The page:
There is a Donald Duck cartoon about Donald's three nephews who wish that everyday could be Christmas. They got their wish, and each day they would wake up to the same celebration, over and over and over again, until it got too much. You know this feeling if you've ever been at a party where you know it's time to go home. Enough celebrating for one night. Well that I think is true of the feast of Pentecost. We've been celebrating since Advent, Christmas, Incarnation, and then not too soon after, Lent, Palm Sunday, Holy Thursday, Good Friday, Easter, the Paschal Mystery. Alright already, let's get back to normal! Is it any wonder that the time around Pentecost is one of the most neglected of the church calendar.

That is the paradox I see about these past five months. – We spend five months celebrating many sacred events and then think we have thirty some weeks to rest. But really what Pentecost invites us to do is finally put all that we have learned and celebrated into action. To risk being a Christian, as the early disciples did from that first Pentecost experience. Another paradox perhaps??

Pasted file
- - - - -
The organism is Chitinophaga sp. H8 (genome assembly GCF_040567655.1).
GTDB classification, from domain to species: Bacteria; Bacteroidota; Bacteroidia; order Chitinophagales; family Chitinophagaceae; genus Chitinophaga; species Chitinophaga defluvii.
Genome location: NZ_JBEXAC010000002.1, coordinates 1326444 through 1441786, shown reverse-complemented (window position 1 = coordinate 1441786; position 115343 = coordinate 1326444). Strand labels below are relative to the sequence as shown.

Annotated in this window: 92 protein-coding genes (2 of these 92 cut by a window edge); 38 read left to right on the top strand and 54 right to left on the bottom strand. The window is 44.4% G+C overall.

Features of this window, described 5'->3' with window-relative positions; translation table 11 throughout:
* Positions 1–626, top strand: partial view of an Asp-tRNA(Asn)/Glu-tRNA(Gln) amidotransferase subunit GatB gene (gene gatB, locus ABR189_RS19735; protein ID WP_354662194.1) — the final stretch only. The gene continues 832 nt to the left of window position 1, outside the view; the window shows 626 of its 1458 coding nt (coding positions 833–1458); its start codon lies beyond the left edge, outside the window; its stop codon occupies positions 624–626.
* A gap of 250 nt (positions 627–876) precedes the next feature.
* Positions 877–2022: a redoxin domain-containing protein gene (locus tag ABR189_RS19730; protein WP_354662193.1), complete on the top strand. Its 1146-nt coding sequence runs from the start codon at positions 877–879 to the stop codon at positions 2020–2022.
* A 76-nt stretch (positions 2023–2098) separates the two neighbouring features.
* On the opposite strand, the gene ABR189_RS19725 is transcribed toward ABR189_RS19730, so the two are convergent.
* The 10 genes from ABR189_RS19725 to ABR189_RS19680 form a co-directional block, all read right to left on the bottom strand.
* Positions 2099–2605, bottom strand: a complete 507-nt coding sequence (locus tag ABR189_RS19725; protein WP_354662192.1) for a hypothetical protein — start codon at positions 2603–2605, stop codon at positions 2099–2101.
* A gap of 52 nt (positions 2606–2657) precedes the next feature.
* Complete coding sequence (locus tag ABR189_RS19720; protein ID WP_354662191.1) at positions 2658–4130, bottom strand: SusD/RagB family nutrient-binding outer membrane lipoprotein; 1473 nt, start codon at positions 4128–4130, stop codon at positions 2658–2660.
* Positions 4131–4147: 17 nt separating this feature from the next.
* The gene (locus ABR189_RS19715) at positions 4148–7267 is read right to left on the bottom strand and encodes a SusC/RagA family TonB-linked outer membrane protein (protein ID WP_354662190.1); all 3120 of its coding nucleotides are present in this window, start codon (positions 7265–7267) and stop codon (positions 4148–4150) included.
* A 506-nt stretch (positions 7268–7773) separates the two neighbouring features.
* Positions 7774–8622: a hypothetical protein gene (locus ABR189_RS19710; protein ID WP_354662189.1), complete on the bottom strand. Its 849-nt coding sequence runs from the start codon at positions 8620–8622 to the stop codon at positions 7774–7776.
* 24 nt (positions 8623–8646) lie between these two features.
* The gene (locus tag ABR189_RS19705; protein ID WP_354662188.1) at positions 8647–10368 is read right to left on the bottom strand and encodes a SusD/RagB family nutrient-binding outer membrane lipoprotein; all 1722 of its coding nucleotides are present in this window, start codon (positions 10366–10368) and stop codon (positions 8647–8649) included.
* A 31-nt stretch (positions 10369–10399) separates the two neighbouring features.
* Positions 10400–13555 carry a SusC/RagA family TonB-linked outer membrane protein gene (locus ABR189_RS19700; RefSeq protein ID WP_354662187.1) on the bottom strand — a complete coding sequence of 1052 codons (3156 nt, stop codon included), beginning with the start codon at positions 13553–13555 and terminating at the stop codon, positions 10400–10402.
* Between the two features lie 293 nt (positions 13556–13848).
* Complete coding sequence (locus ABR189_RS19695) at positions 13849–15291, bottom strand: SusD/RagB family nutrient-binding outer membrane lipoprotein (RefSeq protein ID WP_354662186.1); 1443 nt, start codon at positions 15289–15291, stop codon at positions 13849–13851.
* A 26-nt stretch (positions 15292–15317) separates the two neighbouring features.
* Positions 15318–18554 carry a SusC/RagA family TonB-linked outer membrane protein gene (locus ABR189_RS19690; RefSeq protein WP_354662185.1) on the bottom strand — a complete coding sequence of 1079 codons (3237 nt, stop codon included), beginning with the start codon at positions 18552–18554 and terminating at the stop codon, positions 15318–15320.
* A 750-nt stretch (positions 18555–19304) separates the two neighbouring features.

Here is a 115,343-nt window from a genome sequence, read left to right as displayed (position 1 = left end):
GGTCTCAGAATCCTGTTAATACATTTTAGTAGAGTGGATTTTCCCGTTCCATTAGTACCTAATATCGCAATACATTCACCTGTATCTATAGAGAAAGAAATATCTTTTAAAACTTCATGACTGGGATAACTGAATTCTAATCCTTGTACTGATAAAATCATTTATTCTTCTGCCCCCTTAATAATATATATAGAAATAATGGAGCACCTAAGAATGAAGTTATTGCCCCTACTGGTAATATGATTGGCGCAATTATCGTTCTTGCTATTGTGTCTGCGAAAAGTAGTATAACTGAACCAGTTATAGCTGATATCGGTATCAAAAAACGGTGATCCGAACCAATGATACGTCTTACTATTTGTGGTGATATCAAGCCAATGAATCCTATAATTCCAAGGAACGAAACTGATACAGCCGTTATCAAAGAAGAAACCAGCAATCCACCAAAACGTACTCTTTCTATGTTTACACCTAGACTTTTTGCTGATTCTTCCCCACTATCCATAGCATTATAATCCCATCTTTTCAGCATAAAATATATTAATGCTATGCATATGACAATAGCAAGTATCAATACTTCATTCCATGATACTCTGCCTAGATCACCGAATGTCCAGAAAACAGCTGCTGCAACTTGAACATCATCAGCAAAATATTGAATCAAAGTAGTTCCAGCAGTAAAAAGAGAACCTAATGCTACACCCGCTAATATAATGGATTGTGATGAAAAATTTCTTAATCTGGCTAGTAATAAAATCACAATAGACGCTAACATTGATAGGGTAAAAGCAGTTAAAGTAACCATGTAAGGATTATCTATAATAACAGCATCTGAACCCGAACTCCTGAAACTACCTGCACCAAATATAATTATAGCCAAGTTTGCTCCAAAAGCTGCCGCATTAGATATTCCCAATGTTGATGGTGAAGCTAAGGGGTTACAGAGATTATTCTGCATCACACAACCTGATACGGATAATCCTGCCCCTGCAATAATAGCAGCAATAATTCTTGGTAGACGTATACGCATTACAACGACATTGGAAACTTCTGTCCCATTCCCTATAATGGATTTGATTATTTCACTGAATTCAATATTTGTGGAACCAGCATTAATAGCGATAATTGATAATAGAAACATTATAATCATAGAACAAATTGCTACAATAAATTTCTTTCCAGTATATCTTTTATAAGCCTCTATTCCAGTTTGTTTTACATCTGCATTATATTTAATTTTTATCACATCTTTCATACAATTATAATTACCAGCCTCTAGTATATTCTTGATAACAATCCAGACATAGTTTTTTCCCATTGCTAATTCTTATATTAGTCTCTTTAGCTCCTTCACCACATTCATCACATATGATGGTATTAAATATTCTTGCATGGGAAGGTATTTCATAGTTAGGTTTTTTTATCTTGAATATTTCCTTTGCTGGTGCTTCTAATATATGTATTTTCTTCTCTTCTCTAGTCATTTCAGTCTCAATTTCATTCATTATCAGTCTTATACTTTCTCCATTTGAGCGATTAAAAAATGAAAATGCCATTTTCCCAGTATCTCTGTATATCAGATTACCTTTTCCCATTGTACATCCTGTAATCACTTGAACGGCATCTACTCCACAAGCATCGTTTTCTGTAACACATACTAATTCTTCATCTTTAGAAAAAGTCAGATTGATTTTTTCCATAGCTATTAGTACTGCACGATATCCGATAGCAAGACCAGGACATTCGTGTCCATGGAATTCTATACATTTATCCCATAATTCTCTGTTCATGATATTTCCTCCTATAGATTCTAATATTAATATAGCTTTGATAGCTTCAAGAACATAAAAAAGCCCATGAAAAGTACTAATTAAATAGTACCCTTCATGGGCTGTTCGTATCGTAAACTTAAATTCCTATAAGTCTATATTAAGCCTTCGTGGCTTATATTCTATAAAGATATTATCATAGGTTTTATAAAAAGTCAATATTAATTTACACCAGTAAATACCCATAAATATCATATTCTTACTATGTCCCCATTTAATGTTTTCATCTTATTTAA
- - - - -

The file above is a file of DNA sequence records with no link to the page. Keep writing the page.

This Sunday is Pentecost, the birthday of the Church. My perception of Pentecost has been much like the Sequence for that day, the flowery poem, read before the Gospel. The Spirit often is labeled "comforter", "the soul's most welcome guest", "sweet refreshment", "grateful coolness in the heat". Like going home from that much too lengthy party.